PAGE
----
• Elaine Keep

Connect to customers with micro storytelling

Updated: Nov 16, 2021

Great writing has the power to move people. To change minds, to create movements and challenge and connect us. The turn of a phrase about rain in a window can leave you breathless; the story of someone reconnecting with a lost love can resonate decades after you put down a book, which is why, if you go to bed reading Keates and then wake up and scroll onto a business website, it’s easy to feel a jarring disconnect.

Too many businesses want to reach people to sell their products and services that are amazing – but leave the copywriting on autopilot. Stories are for books and art and music. But for a website? Well, that’s just not possible.

But what if you could recreate some of the magic of a plot for a film, book or a song?

It makes sense to tell some kind of story – it’s what humans like to read. In the west, we enjoy stories that follow a hero (the narrator or subject) overcoming an obstacle, and reaching a resolution. It’s satisfying because our own internal dialogue makes us the hero of our own lives (the way stories are told in the east is different, but we can discuss that sometime over a tea). When it comes to words that grab us – we have to go all out.

Consider these opening lines:

“It was the best of times, it was the worst of times”

“Last night I dreamt I went to Manderley again.”

“It was a queer, sultry summer, the summer they electrocuted the Rosenbergs, and I didn’t know what I was doing in New York.”

All of these are so strikingly interesting- we read on.

We understand that a website selling widgets isn’t Anna Karenia. But we believe there is a halfway point where we can tell micro-stories. If you’ve ever put ‘we offer a world-class service’ or ‘read our reviews’ or ‘connect with us in Facebook’ – is that the best you can do?

How to story tell in marketing

Stories can be as in-depth or as short as you have time, space and capacity for but on a site, you may need to get behind the idea of creating more clicks. This is the antithesis to a one-click amazon style experience, but is that what you need? Remember you are speaking to a human who is considering a purchase. Gently lead them down your marketing funnel – helping them see not just a ‘buy now’ message, but real-life stories of how and why they need what you are selling.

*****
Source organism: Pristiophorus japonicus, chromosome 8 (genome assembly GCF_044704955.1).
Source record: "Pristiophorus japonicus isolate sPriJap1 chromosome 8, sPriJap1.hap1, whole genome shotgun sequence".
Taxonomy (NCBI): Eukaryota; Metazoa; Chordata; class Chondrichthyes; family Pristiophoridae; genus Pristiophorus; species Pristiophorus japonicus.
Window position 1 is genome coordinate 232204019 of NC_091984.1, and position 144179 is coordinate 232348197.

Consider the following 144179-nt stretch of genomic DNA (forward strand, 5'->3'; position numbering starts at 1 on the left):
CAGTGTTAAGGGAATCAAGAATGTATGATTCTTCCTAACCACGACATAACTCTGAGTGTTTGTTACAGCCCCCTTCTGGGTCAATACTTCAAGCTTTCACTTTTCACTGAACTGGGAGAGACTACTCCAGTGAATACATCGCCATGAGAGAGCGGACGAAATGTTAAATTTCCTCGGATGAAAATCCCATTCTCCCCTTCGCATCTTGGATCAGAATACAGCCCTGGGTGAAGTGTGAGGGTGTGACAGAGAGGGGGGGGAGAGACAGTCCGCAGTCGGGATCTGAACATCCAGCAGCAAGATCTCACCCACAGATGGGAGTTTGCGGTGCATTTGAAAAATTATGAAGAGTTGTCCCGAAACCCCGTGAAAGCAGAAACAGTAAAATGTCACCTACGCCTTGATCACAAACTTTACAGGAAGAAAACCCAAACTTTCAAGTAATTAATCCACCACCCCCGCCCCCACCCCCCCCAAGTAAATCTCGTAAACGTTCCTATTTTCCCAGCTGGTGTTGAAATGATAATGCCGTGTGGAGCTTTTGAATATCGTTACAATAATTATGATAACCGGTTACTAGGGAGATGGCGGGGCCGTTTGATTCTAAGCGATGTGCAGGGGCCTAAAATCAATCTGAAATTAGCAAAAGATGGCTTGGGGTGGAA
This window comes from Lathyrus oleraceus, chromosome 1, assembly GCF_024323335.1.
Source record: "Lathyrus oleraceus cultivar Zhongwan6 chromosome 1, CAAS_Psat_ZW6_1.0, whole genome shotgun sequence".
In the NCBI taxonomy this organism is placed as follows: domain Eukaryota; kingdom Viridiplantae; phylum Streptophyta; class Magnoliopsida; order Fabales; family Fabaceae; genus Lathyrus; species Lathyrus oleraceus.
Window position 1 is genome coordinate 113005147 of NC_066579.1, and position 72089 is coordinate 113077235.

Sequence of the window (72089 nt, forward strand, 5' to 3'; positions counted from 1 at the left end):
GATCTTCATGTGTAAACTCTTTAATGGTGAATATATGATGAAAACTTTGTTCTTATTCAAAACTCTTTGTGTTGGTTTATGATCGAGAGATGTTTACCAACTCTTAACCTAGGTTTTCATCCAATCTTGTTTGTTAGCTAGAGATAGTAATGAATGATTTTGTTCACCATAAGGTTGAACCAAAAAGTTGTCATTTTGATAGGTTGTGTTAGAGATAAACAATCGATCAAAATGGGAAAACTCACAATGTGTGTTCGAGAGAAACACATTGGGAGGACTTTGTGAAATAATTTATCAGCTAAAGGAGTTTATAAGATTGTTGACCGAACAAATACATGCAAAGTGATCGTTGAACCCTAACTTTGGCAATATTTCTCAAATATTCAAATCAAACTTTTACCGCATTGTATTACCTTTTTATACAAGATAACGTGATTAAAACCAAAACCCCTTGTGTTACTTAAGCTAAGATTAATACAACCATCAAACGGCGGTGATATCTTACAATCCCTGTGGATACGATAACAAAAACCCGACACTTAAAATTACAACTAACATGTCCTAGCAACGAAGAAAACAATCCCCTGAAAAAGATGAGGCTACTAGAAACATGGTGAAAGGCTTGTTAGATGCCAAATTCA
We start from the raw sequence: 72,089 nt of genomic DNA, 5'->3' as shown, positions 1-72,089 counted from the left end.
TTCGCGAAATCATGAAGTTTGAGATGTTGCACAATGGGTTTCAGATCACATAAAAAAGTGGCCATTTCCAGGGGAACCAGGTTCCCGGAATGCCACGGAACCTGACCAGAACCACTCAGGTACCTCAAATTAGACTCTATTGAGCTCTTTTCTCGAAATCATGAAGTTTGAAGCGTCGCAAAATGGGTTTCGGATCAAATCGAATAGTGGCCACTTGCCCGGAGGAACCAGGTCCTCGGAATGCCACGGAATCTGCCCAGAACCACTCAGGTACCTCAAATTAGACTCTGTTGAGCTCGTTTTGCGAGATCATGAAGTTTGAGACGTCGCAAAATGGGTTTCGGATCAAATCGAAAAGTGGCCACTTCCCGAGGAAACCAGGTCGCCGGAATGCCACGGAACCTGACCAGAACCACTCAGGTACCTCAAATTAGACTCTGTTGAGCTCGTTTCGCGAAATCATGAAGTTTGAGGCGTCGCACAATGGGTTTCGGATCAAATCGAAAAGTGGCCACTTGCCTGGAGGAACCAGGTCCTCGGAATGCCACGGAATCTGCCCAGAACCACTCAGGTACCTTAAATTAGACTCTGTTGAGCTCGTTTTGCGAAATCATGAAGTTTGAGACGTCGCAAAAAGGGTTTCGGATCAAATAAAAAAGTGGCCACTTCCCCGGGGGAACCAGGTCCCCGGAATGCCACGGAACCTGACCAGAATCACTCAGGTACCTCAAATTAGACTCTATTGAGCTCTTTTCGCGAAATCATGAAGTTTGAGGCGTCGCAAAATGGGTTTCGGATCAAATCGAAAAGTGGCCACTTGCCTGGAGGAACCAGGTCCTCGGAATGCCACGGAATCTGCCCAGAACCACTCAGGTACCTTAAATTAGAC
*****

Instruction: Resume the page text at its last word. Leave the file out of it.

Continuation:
Here are a few examples

‘Gift cards available for use worldwide.’


‘Janet hadn’t seen her son Michael since 2019 when he moved to Australia to found a new start up business, Acme INC. With a grandchild on the way, she wanted to send a gift that was really appreciated. Discover how they reconnected together with Keep Gift Cards, accepted in Australia and Worldwide.

‘We sell supermarket gift cards.’


‘During the start of the pandemic, we all faced challenges and worries. During the tough times, supermarkets stayed open for us. We know shopping can still be stressful for many. A supermarket gift card from Keep LTD can help. We caught up with Lynn Trapper, a key worker at Sainsbury’s who shares her experiences of working during lockdown and how people have been using their cards.”

‘Choose from a wide range of designs and personalise your card.’


“Looks matter. And when it’s a present, we all want that wow moment. That’s why we’ve not only got a library of free designs for every occasion, but you can now add a photo and a personal message too. What will you say? Why not view our gallery and see how others have designed their cards to thank the people closest to them?”

We've picked on gift cards today and I’ve just about touched the very surface of what could be done, but we

We hope it’s given you a spark of possible changes you could make to tell micro-stories and make a bigger connection.

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